“This, folks, is a big agenda. It requires us reaching out and working with and for ‘other’ causes as never before. This is not only the right thing to do, it is critical we do it. It will make achieving the floor of our agenda and the vision of our movement possible,” Foreman concluded. “So, let’s remember this moment of hope and optimism as the time that, with incredible pride in all we’ve accomplished, we lifted our heads up and re-embraced a vision and an agenda where equality is the floor and a transformed America is the ceiling.”
[ Read the Associated Press article ]
[ Read the Reuters article ]
Frank Kameny receives Lifetime Achievement Award today
“When we identify the founders of our movement, Frank Kameny leaps immediately to mind. Frank was among the women and men who in the 1950s and ’60s risked everything to not only be out and open about their sexual orientation and gender identity but also to be among the very first advocates for our freedoms,” said Task Force board member Mario Guerrero, development and public affairs director of BIENESTAR, in introducing Kameny.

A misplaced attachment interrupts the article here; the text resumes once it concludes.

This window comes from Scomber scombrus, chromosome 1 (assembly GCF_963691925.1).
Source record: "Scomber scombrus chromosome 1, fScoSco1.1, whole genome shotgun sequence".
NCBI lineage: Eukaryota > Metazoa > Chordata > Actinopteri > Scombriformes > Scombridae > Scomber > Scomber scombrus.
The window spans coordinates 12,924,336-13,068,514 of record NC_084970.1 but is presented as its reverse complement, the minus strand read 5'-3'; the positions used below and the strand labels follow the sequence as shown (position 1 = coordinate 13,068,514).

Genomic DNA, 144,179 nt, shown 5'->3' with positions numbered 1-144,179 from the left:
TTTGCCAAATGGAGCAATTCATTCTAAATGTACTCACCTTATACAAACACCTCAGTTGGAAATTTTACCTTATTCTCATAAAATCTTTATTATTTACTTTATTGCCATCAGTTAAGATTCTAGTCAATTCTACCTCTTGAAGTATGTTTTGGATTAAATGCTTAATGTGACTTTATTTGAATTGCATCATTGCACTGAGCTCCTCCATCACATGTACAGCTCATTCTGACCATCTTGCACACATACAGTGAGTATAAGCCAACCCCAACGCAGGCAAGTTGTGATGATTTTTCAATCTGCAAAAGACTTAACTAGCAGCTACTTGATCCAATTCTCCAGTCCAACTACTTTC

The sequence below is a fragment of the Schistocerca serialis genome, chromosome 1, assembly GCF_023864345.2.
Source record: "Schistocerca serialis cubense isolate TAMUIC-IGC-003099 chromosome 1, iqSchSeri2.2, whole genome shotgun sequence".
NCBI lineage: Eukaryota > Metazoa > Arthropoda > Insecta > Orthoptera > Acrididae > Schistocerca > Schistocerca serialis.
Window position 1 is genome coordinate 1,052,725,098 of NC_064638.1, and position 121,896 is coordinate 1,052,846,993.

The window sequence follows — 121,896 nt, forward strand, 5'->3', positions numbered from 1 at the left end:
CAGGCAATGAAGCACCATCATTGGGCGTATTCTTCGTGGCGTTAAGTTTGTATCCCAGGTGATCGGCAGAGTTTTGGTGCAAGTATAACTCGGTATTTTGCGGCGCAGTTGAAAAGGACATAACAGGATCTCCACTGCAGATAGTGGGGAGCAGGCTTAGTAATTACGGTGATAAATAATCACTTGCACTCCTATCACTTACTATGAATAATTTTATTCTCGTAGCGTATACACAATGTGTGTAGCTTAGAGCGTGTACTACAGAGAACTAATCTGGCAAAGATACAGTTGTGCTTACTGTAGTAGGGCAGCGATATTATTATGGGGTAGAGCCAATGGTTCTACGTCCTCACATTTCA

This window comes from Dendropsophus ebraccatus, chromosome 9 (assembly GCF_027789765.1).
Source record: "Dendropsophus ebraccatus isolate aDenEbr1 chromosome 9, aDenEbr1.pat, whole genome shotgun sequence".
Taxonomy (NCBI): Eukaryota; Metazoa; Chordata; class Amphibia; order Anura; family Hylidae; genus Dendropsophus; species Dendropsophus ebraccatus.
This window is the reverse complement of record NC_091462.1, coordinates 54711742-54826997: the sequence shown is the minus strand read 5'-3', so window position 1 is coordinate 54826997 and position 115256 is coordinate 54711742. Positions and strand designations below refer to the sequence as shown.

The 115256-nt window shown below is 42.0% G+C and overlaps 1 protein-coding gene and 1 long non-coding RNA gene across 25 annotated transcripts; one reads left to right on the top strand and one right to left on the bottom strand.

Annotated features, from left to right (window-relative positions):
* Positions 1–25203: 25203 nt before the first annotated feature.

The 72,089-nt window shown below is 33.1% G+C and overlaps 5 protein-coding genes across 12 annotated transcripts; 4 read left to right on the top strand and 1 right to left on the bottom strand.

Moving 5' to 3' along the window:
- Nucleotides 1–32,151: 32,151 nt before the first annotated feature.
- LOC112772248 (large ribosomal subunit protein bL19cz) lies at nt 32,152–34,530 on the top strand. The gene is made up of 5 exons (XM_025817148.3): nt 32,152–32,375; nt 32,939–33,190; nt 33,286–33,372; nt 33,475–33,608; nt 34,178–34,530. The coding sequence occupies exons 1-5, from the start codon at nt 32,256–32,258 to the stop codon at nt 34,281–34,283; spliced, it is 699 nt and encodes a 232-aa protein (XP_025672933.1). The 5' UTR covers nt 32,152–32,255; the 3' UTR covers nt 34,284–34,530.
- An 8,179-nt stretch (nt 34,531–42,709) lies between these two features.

“Frank challenged the federal government when he was fired from his job in 1957. When he was rebuffed by the U.S. Supreme Court, which refused to hear his case, he kept right on going and founded the Mattachine Society of Washington in 1961. In 1965, he led the now-famous demonstration in front of the White House in one of the first public demands for fairness and equal treatment for LGBT people. In 1968, Kameny coined the phrase ‘gay is good.’ In 1971, Kameny founded the Gay and Lesbian Activists Alliance, a still-thriving advocacy organization in Washington, D.C.,” said Guerrero.
The tireless Kameny, a founding board member of the then-National Gay Task Force in 1973, told the audience that our movement has “come a very long way in a very short time. But we still have issues to fight; the job is far from done.”
Supported by the Anderson Prize Foundation, the Task Force is proud to make a donation of $7,500 to the Kameny Papers Project which is essentially a managed fund for Kameny that was put together by those who love and care about him. The Kameny Papers Project enabled the purchase and donation to the Library of Congress of Kameny’s archive of more than 70,000 letters, documents and memorabilia collected over his decades of activism.
Photo caption: Task Force Deputy Executive Director Rea Carey presents Frank Kameny with the Lifetime Achievement Award